Jul 23, Caleb "PlagueWind" rated it liked it Shelves: This is the second of the Mass Effect graphic novel tie ins. This serves as an origin story for the Illusive Man. It pretty much reveals all about him. You learn his real name, how he got his eyes, why he started Cerberus, and his anti alien agenda. The Illusive Man is one of the major players during the second and third game and it was nice to see more background on him. The story takes place during the end of the First Contact War with the Turians.
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Saren from the first game is one of the suppo This is the second of the Mass Effect graphic novel tie ins. Saren from the first game is one of the supporting characters and we also see the human inspiration for the Eva AI in later games. Not a bad story and adds a wealth of lore to the Mass Effect universe. Even though this graphic-novel gives the reader more insight about how the Illusive Man became the man that is he's today in ME2's and 3's standards , I felt like most of the events presented weren't fleshed out very well - namely the First Contact War.
It was cool to see more of Saren, though.
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It just starts to build up his character a bit more and his motivations at thi Even though this graphic-novel gives the reader more insight about how the Illusive Man became the man that is he's today in ME2's and 3's standards , I felt like most of the events presented weren't fleshed out very well - namely the First Contact War. It just starts to build up his character a bit more and his motivations at this point are starting to shape him as someone who would be capable of doing stuff like in the first Mass Effect game.
Overall, it was generally entertaining and I liked it for it: Nov 26, Jose rated it really liked it Shelves: This is another 4-issue story from Mass Effect universe. It tells the story of the Illusive Man and where he can from, how he got his starry eyes and what's his agenda barely. A lot of in your face humans are better than the rest of the universe blurb, but i guess it makes sense from the character perspective. Still good action and some more info on the plotlines from ME1 and ME2. I enjoyed it, being a ME fan. Maybe not for you if you never played the g This is another 4-issue story from Mass Effect universe.
Maybe not for you if you never played the games Nov 17, Alex Jones rated it really liked it. Possibly my favourite of the first three Mass Effect graphic novels I've read so far. As a big fan of the Illusive Man it was great to see an adventure from his early past which tied into Saren and the later story of the games whilst still being its own and self-contained. The art looked great and the extra comics at the end were a nice bonus. Recommended if you like the Mass Effect series, but if not then this is still worth a read if you're a fan of sci fi.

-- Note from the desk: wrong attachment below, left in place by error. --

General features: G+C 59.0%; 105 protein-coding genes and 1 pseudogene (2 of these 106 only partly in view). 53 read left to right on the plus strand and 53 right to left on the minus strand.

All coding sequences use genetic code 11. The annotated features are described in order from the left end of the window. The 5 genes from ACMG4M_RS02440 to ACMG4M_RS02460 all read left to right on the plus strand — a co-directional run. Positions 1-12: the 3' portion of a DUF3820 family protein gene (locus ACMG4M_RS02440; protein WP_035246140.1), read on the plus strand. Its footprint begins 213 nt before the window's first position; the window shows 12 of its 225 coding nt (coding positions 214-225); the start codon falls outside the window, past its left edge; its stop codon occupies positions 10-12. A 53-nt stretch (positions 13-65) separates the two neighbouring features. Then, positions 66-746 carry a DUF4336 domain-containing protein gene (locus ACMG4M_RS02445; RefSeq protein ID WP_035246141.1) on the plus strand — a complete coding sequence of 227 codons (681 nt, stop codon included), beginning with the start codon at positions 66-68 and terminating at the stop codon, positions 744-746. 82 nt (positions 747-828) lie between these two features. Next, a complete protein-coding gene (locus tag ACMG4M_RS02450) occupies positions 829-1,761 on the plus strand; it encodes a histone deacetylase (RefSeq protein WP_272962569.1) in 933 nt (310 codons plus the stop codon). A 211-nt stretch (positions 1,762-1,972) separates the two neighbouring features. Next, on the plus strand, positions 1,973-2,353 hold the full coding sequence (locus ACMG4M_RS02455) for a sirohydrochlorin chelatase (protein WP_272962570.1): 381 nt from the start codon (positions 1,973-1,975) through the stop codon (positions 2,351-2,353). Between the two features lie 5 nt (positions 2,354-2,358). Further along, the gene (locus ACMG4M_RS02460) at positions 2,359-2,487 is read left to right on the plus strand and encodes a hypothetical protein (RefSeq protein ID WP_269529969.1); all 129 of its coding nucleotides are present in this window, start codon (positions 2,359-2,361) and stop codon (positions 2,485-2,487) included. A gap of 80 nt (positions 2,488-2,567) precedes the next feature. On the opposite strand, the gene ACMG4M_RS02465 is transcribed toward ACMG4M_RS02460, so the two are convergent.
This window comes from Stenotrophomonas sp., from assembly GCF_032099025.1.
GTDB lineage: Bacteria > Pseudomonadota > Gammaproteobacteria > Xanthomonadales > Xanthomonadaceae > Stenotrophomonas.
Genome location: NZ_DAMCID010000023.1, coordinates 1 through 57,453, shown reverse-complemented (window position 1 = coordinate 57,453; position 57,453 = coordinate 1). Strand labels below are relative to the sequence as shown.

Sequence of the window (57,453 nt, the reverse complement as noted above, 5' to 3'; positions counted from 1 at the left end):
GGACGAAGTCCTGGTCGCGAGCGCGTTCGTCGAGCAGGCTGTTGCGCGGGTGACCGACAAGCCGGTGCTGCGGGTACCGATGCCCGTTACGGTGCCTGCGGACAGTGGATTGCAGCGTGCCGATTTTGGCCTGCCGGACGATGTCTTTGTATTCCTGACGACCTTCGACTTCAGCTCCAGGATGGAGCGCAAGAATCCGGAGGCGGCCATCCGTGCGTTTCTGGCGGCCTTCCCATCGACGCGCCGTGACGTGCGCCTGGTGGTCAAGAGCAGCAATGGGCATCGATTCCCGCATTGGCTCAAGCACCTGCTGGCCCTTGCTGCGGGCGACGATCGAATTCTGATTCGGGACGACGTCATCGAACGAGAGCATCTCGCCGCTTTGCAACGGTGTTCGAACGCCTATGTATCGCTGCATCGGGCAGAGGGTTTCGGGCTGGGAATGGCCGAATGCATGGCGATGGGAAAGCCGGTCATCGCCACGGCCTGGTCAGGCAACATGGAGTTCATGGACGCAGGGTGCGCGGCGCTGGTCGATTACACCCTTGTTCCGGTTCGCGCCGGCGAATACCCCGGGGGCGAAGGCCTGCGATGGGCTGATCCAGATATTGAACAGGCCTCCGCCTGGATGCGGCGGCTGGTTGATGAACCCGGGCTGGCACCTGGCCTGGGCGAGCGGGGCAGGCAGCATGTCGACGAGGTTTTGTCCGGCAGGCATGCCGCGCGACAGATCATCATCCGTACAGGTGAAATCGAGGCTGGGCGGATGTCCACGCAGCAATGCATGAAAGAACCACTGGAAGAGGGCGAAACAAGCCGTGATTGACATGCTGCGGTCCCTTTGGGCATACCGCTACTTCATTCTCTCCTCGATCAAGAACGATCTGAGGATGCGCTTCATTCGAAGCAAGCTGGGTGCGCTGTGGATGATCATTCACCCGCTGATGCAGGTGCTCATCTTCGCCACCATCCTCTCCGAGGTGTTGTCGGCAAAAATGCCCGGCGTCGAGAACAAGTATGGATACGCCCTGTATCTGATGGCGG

Jul 09, Oscar Climent rated it really liked it. It is actually quite important in the understanding of both Saren from ME 1 and the individual that will come to be called the Illusive Man ME 2 and 3. It did fill in the gaps in left in the video games and actually made me care about characters I never thought I could.
The art was good, but it's really the writing and story that will keep you turning pages. Recommended if not mandatory for any Mass Effect fan! Brilliant, brilliant story that gives us so much insight into the story ans past of the illusive man, and even Saren himself. The artwork is brilliant, and i really feel like i know the illusive man so much better after reading this, i even understand his actions a lot clearer to. A must read for any fans of the game, and anyone looking for some more indepth lore on the amazing series that is Mass Effect!!
Jun 27, Cale rated it liked it. An interesting back story for the Illuminated Man - I liked the story but it didn't seem like the same character from the game; his tolerance for aliens seemed much higher; maybe this story is what burned any limited tolerance away, but I didn't get that from him. Still, an enjoyable foray into the Mass Effect universe. Aug 12, Anthony Galvin rated it really liked it.
The origin of The Illusive Man This one was waaay better than the first graphic novel, it was well written with a more involved story and the artwork looked like it had more time spent on it, fewer warped faces although The Illusive Mans eyes did keep changing colour. A much more enjoyable read. Better than the previous Mass Effect Graphic Novels, it tells a story which takes place well before the first game, describing the back story of the Illusive Man. It's not a perfect story and there are some timeline issues that seem slightly off, but it works fairly well.
The art also seemed a bit better in this book than the previous ones. There are no discussion topics on this book yet. Other books in the series. The story is really interesting, it fleshes out characters, and give background to mythology and the history. John Jackson Miller is a science-fiction author, comic book writer, and commentator, known for his work on the Star Wars franchise and his research into comic book circulation history.
He was born on January 12, He began as editor of the trade magazine Comics Retailer in Following the introduction of Magic: In , Miller was appointed managing editor of Comics Buyer's Guide; he served as the first editor of Scrye: The Guide to Collectible Card Games.
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He produced much work for Comics Buyer's Guide magazine. His first professional comics work appeared in in Crimson Dynamo for Marvel Comics, which led to a run on Iron Man. He writes a regular column called Longbox Manifesto for regular comics magazine Comics Buyer's Guide. In , he launched The Comics Chronicles, a website devoted to comic-book circulation history and research. In February , he was hired as a writer for the video game Sword of the New World. Redemption, the first comic-book series based on the video game Mass Effect, launching in January In he wrote his first novel in a non-licensed universe, Overdraft: